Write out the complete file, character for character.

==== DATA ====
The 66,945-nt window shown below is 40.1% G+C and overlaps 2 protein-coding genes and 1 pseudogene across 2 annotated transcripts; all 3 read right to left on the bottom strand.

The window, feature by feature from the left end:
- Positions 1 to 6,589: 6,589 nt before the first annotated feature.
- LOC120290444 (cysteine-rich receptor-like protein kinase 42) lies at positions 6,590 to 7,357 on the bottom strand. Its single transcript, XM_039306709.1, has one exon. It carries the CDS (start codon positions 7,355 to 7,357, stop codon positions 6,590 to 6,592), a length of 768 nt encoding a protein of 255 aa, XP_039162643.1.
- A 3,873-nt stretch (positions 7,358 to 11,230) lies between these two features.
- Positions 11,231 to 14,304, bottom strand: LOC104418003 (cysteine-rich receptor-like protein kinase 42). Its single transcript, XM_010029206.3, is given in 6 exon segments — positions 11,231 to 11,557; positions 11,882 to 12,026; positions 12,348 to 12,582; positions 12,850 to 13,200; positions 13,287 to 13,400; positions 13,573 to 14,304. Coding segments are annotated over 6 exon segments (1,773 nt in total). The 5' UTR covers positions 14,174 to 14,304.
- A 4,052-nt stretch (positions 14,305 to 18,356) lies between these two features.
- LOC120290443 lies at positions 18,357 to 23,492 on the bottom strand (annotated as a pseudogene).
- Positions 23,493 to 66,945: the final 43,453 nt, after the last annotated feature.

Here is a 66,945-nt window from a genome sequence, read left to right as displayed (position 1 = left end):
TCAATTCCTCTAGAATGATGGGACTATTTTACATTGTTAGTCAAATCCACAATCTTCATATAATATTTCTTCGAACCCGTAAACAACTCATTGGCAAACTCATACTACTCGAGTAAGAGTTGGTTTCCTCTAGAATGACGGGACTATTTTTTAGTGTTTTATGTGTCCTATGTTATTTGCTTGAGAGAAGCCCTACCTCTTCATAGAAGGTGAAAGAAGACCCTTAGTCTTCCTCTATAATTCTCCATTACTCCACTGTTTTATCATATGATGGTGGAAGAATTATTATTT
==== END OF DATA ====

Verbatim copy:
The 66,945-nt window shown below is 40.1% G+C and overlaps 2 protein-coding genes and 1 pseudogene across 2 annotated transcripts; all 3 read right to left on the bottom strand.

The window, feature by feature from the left end:
- Positions 1 to 6,589: 6,589 nt before the first annotated feature.
- LOC120290444 (cysteine-rich receptor-like protein kinase 42) lies at positions 6,590 to 7,357 on the bottom strand. Its single transcript, XM_039306709.1, has one exon. It carries the CDS (start codon positions 7,355 to 7,357, stop codon positions 6,590 to 6,592), a length of 768 nt encoding a protein of 255 aa, XP_039162643.1.
- A 3,873-nt stretch (positions 7,358 to 11,230) lies between these two features.
- Positions 11,231 to 14,304, bottom strand: LOC104418003 (cysteine-rich receptor-like protein kinase 42). Its single transcript, XM_010029206.3, is given in 6 exon segments — positions 11,231 to 11,557; positions 11,882 to 12,026; positions 12,348 to 12,582; positions 12,850 to 13,200; positions 13,287 to 13,400; positions 13,573 to 14,304. Coding segments are annotated over 6 exon segments (1,773 nt in total). The 5' UTR covers positions 14,174 to 14,304.
- A 4,052-nt stretch (positions 14,305 to 18,356) lies between these two features.
- LOC120290443 lies at positions 18,357 to 23,492 on the bottom strand (annotated as a pseudogene).
- Positions 23,493 to 66,945: the final 43,453 nt, after the last annotated feature.

Here is a 66,945-nt window from a genome sequence, read left to right as displayed (position 1 = left end):
TCAATTCCTCTAGAATGATGGGACTATTTTACATTGTTAGTCAAATCCACAATCTTCATATAATATTTCTTCGAACCCGTAAACAACTCATTGGCAAACTCATACTACTCGAGTAAGAGTTGGTTTCCTCTAGAATGACGGGACTATTTTTTAGTGTTTTATGTGTCCTATGTTATTTGCTTGAGAGAAGCCCTACCTCTTCATAGAAGGTGAAAGAAGACCCTTAGTCTTCCTCTATAATTCTCCATTACTCCACTGTTTTATCATATGATGGTGGAAGAATTATTATTT